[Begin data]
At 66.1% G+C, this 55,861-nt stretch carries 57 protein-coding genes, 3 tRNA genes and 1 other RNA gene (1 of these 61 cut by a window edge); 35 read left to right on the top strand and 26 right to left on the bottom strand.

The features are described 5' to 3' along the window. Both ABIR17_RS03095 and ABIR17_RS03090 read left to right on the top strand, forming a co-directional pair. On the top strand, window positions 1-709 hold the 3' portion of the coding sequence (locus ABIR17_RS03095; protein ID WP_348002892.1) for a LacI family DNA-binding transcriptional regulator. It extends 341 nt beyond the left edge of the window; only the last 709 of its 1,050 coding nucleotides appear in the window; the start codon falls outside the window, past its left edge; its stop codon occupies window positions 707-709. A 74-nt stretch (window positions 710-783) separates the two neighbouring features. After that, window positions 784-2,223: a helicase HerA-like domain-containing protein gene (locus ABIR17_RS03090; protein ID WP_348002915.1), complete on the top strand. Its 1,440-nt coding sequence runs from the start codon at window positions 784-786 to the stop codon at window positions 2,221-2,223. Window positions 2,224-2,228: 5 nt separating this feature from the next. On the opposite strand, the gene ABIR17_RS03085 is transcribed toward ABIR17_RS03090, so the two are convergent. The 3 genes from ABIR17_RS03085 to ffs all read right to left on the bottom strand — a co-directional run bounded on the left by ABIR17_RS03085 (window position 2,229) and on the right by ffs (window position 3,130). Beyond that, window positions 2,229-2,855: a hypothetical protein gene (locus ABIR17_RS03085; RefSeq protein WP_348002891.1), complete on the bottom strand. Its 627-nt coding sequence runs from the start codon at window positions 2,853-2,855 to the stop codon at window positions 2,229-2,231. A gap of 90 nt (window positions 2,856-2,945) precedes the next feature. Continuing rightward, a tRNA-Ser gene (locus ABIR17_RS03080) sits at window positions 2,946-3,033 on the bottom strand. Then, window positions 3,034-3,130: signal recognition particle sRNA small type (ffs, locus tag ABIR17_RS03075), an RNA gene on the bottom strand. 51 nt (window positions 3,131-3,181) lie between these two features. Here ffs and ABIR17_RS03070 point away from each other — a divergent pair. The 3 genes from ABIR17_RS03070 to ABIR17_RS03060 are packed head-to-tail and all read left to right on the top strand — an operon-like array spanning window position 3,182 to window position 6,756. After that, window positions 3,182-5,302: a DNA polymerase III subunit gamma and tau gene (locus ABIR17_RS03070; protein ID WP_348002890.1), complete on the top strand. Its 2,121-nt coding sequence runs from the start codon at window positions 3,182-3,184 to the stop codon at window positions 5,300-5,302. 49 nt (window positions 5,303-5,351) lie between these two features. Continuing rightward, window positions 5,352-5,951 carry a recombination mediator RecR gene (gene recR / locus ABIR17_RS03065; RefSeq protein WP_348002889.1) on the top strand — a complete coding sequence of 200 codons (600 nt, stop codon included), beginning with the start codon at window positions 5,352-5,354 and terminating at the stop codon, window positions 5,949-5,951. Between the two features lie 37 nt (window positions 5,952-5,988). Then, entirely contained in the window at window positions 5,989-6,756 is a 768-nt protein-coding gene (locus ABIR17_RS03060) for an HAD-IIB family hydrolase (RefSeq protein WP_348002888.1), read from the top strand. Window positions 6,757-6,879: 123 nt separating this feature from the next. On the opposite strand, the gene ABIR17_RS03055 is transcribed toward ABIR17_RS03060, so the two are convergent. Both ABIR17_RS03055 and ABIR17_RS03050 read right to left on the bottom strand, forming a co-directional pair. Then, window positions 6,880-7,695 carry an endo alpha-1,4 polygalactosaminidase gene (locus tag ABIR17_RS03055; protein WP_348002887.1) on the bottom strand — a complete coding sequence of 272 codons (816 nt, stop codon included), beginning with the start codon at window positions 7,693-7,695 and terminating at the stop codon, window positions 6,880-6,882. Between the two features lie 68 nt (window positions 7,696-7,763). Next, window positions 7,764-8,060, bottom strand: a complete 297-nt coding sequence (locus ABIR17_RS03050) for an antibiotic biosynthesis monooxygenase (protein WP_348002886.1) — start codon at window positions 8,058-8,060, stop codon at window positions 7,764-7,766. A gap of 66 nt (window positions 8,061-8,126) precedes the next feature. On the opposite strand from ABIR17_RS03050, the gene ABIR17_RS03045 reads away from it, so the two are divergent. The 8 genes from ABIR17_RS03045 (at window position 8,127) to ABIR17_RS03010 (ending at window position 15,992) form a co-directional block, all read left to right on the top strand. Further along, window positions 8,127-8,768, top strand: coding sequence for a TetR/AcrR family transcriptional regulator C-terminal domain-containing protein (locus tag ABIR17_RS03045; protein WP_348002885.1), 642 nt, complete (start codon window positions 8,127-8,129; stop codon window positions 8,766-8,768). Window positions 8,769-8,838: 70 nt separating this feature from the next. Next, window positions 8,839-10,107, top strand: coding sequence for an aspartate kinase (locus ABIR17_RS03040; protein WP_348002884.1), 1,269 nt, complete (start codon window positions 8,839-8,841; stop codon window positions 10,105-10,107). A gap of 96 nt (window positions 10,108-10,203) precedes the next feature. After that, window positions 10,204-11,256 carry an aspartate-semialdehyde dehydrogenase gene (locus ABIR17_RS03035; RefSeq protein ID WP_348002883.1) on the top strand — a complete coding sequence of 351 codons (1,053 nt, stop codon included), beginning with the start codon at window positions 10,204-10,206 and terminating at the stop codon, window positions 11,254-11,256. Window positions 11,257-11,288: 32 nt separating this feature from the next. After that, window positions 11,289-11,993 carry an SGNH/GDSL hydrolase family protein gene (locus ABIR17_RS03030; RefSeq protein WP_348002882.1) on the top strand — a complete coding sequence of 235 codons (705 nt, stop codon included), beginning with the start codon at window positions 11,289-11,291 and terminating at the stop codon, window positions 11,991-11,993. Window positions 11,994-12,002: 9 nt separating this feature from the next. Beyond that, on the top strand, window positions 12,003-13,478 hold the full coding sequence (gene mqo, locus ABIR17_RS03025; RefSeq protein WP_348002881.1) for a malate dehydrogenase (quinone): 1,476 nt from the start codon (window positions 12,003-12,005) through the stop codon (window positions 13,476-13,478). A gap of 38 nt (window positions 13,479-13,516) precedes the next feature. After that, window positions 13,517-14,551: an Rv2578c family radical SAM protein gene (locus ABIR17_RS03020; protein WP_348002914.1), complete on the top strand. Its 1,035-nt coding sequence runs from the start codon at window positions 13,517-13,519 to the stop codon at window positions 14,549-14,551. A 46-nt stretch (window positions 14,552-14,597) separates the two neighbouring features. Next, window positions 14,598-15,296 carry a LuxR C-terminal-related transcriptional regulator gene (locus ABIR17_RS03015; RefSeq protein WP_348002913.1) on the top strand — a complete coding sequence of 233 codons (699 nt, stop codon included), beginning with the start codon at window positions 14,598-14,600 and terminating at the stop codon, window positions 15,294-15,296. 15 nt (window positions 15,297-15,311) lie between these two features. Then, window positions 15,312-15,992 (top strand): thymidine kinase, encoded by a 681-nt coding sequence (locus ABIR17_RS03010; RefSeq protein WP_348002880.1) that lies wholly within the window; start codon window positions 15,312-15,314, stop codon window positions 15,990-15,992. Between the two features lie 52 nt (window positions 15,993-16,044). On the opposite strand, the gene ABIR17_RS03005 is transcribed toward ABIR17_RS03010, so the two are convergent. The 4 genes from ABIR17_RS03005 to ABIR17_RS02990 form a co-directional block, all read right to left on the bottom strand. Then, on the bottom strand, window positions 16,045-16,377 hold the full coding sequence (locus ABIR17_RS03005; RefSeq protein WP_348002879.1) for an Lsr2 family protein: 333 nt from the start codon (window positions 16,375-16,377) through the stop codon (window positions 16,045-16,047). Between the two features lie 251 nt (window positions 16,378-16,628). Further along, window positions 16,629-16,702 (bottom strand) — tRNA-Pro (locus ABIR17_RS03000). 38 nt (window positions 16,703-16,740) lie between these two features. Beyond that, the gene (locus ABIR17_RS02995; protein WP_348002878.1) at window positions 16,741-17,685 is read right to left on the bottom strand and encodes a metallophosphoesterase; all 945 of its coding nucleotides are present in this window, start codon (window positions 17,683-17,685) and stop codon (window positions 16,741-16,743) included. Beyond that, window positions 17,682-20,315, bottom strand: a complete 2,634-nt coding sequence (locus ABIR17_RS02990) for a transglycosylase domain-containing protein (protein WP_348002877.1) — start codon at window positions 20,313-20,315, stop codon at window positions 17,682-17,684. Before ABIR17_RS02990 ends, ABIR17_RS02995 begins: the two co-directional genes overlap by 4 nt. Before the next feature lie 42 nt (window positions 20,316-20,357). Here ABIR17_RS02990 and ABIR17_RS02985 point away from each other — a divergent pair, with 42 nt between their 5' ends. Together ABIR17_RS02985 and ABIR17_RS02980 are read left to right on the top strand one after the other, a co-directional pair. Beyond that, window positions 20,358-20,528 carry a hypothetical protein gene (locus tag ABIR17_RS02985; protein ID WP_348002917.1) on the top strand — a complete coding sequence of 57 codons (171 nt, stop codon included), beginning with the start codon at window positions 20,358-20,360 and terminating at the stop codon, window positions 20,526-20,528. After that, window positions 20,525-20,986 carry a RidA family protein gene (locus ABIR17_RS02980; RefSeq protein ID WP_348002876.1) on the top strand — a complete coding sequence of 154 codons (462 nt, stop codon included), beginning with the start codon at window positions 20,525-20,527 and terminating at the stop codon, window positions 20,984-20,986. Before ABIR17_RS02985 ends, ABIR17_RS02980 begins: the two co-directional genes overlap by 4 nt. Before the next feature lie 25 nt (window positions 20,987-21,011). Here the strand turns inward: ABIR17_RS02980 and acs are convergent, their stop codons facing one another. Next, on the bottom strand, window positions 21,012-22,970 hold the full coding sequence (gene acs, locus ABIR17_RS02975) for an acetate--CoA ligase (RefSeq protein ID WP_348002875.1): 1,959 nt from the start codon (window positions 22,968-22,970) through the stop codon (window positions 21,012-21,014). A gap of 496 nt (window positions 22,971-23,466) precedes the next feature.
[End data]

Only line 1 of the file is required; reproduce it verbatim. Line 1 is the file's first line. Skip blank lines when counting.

At 66.1% G+C, this 55,861-nt stretch carries 57 protein-coding genes, 3 tRNA genes and 1 other RNA gene (1 of these 61 cut by a window edge); 35 read left to right on the top strand and 26 right to left on the bottom strand.